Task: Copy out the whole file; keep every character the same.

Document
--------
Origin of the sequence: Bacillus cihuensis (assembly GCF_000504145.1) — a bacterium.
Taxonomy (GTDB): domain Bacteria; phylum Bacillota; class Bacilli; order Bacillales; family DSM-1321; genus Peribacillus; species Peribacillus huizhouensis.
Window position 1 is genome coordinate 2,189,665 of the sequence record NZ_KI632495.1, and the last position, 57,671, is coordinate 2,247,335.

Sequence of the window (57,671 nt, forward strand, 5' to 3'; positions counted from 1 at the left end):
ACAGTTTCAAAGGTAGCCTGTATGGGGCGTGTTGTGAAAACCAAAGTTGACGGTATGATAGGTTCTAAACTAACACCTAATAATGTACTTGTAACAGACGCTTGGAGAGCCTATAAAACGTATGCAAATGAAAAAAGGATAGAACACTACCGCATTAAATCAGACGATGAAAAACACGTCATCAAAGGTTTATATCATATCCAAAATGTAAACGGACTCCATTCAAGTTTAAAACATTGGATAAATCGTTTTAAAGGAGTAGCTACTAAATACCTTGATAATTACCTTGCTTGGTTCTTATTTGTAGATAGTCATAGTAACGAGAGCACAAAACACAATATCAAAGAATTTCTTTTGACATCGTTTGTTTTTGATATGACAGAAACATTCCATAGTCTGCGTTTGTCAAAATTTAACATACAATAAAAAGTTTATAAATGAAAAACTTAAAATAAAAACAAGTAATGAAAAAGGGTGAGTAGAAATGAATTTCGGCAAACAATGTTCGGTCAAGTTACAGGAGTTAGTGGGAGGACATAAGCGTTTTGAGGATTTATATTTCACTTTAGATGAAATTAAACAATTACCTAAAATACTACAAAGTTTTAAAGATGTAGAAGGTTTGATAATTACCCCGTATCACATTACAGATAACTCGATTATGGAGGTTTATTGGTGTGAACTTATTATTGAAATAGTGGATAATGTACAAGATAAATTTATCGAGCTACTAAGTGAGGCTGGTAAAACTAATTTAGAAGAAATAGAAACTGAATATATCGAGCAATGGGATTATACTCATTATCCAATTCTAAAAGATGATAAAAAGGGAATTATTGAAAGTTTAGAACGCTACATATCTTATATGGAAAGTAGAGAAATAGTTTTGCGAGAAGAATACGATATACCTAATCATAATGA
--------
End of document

Origin of the sequence: Bacillus cihuensis (assembly GCF_000504145.1) — a bacterium.
Taxonomy (GTDB): domain Bacteria; phylum Bacillota; class Bacilli; order Bacillales; family DSM-1321; genus Peribacillus; species Peribacillus huizhouensis.
Window position 1 is genome coordinate 2,189,665 of the sequence record NZ_KI632495.1, and the last position, 57,671, is coordinate 2,247,335.

Sequence of the window (57,671 nt, forward strand, 5' to 3'; positions counted from 1 at the left end):
ACAGTTTCAAAGGTAGCCTGTATGGGGCGTGTTGTGAAAACCAAAGTTGACGGTATGATAGGTTCTAAACTAACACCTAATAATGTACTTGTAACAGACGCTTGGAGAGCCTATAAAACGTATGCAAATGAAAAAAGGATAGAACACTACCGCATTAAATCAGACGATGAAAAACACGTCATCAAAGGTTTATATCATATCCAAAATGTAAACGGACTCCATTCAAGTTTAAAACATTGGATAAATCGTTTTAAAGGAGTAGCTACTAAATACCTTGATAATTACCTTGCTTGGTTCTTATTTGTAGATAGTCATAGTAACGAGAGCACAAAACACAATATCAAAGAATTTCTTTTGACATCGTTTGTTTTTGATATGACAGAAACATTCCATAGTCTGCGTTTGTCAAAATTTAACATACAATAAAAAGTTTATAAATGAAAAACTTAAAATAAAAACAAGTAATGAAAAAGGGTGAGTAGAAATGAATTTCGGCAAACAATGTTCGGTCAAGTTACAGGAGTTAGTGGGAGGACATAAGCGTTTTGAGGATTTATATTTCACTTTAGATGAAATTAAACAATTACCTAAAATACTACAAAGTTTTAAAGATGTAGAAGGTTTGATAATTACCCCGTATCACATTACAGATAACTCGATTATGGAGGTTTATTGGTGTGAACTTATTATTGAAATAGTGGATAATGTACAAGATAAATTTATCGAGCTACTAAGTGAGGCTGGTAAAACTAATTTAGAAGAAATAGAAACTGAATATATCGAGCAATGGGATTATACTCATTATCCAATTCTAAAAGATGATAAAAAGGGAATTATTGAAAGTTTAGAACGCTACATATCTTATATGGAAAGTAGAGAAATAGTTTTGCGAGAAGAATACGATATACCTAATCATAATGA